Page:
Coating additives belong to a broad and diffuse category of key components in a coating formulation. The additive function is very specific in nature and engenders a diversity of properties to a coating. Wetting and dispersing additives, for example, enhance uniform pigment distribution, and rheology additives improve the flow behavior of the coating. Defoamers and leveling agents play an important role with respect to the final coating quality. Within the same category, matting agents strongly influence the appearance of a coating and sometimes even its haptic qualities. It is the purpose of this article to introduce a novel biopolymer-based additive with emphasis on matting performance.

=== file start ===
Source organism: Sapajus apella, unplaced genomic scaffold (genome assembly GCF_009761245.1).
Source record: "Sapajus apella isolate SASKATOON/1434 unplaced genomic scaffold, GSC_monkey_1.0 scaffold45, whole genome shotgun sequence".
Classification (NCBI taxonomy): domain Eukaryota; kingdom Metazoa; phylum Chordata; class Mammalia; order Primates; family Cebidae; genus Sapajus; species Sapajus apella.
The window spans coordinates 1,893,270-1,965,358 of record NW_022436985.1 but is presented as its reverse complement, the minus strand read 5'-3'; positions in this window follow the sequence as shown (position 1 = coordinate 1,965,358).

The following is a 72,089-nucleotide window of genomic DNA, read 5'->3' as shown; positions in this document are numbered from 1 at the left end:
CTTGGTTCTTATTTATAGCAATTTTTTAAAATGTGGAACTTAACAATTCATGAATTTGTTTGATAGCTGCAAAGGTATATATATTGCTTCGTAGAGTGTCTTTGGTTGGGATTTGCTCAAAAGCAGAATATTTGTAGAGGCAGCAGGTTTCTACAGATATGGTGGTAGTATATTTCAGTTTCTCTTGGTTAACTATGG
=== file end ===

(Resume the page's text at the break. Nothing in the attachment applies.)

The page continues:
Increased public awareness concerning sustainability and the preservation of nature has led to a high demand for eco-friendly products and even to new regulations. Thus, the need for innovative and so-called “green” solutions is greater than ever, and challenges all the components of a coating formulation, even if only used in small quantities. Biotechnology opened the door to an entirely new matting additive with an unprecedented combination of properties compared to conventional matting agents, such as waxes and silicas. The new additive is based on a biopolymer, which is obtained by bacterial fermentation from sugars. The biopolymer-based product originates from renewable resources, is fully biodegradable and GMO (genetically modified organism) free (Figure 1).                                        

Matting of Coatings